KICUKIRO - Kicukiro District became the first to officially launch the Nine-Year Basic Education classrooms, three months after the countrywide campaign to build the classrooms kicked off.
The classrooms were officially inaugurated yesterday in Gikondo sector at Gikondo Primary school where an eight-classroom block fully furnished with furniture has been constructed in preparation for the beginning of the 2010 academic year.
Speaking at the ceremony, the State Minister in charge of Primary and Secondary Education, Dr. Mathias Harebamungu, gave a token of appreciation to the parents and the general public for their efforts in making the classrooms construction a reality.
“This is a sign of how Rwandans have the zeal to do great things for their children,” he said.
He said that the parents were the ones who had built the classrooms with their own hands and should do all in their power to protect the buildings from damage.
Harebamungu also took the opportunity to thank President Paul Kagame who initiated the idea of the nine years of free education and his efforts in fulfilling what he promised.
“He promised, and has delivered,” said the Minister amid applause from the audience.
Kagame promised free education during the 2003 campaigns where he said that every Rwandan child would at least be able to study the first nine years as one way of trimming illiteracy levels in Rwanda.
The Minister also thanked Kicukiro District leadership for the proper mobilization strategies that have made them top in the construction campaign and called upon others to step up their pace and emulate their counterpart.
According to the Kicukiro Mayor, Paul Jules Ndamage, almost all the 68 classrooms that were constructed in the nine sectors of the district have been completed and a few of them were at the finishing stage.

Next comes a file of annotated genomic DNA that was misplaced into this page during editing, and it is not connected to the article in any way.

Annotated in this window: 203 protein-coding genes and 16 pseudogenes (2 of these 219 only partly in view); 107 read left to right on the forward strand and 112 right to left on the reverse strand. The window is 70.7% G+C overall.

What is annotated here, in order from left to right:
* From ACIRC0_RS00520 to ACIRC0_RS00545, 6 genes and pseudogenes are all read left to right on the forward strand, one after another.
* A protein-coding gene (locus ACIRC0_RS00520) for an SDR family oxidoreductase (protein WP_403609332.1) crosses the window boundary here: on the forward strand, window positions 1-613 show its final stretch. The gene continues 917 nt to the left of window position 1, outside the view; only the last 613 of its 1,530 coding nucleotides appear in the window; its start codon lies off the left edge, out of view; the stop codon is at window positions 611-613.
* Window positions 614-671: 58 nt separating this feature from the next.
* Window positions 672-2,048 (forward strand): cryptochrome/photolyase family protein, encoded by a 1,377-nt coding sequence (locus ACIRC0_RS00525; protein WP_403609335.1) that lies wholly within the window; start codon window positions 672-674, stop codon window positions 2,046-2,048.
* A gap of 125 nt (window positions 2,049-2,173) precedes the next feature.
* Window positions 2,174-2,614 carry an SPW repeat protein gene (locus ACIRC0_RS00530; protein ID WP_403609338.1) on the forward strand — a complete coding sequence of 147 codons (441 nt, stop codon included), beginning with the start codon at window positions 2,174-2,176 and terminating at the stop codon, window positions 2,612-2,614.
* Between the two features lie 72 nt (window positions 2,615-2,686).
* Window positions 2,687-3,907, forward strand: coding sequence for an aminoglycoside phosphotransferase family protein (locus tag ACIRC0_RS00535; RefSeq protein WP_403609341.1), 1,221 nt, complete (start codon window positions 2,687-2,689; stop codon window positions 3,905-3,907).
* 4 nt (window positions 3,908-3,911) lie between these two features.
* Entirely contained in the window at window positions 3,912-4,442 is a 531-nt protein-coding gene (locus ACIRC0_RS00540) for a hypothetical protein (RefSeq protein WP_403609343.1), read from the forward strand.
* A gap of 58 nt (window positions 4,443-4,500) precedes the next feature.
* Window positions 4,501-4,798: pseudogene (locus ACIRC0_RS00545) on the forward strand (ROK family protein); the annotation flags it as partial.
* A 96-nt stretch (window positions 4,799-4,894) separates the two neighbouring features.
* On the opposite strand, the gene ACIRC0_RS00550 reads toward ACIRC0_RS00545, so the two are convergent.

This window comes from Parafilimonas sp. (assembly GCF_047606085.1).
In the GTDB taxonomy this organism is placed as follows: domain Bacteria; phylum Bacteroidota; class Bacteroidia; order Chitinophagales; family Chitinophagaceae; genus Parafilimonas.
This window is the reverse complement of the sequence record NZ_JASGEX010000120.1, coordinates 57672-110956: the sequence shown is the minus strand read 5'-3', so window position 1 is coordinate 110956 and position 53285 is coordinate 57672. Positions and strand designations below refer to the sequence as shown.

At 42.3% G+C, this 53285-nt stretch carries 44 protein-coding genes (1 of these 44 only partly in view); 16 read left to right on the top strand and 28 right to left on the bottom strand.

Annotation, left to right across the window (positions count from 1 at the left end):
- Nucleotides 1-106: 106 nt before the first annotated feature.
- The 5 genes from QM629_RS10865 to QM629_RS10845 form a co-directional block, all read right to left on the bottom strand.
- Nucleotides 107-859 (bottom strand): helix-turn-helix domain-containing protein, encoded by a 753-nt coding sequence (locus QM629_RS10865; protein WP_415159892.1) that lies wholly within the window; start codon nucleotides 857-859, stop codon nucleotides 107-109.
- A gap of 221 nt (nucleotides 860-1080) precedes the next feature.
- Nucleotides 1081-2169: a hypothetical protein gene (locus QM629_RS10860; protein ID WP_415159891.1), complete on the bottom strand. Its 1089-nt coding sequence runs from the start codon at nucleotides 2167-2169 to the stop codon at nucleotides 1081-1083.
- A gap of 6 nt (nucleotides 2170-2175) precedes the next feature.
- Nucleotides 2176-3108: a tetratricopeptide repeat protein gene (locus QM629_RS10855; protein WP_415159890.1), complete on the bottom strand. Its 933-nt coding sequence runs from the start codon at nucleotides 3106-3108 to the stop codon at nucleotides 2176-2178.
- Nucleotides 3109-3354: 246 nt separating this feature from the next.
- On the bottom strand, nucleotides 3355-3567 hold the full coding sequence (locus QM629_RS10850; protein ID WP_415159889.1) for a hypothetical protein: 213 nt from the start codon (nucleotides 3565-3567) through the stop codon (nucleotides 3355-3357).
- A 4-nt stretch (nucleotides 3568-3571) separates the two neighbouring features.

He promised that by January 15, the remaining phase of construction will be over.
Early last year, it was established that the 9YBE programme needed 3,172 classrooms and over 10,000 restrooms to contain the over 168,000 students who are expected to join the lower level of secondary this year.
The Ministry of education had initially estimated the construction would cost the government over Rwf30 billion under normal tendering procedures. But later it was discovered that the Ministry of Finance was going to be able to provide less than Rwf10 billion for the programme.
This called for other means to be able to see the successful completion of the classrooms before the beginning of the 2010 academic year.
The Ministry of Education introduced the notion of the government providing building materials like cement, iron bars, iron sheets and ridges for roofing, while parents would help in the building with the help of TIG, the army, and police.
Speaking to The New Times yesterday, Harebamungu said that the method has worked well all over the country and that almost all the classrooms were at the finishing stage and would ready before the opening of the schools.
The Ministry set January 15 as the deadline for the completion of all the classrooms around the country and February 1 as the beginning of the academic year.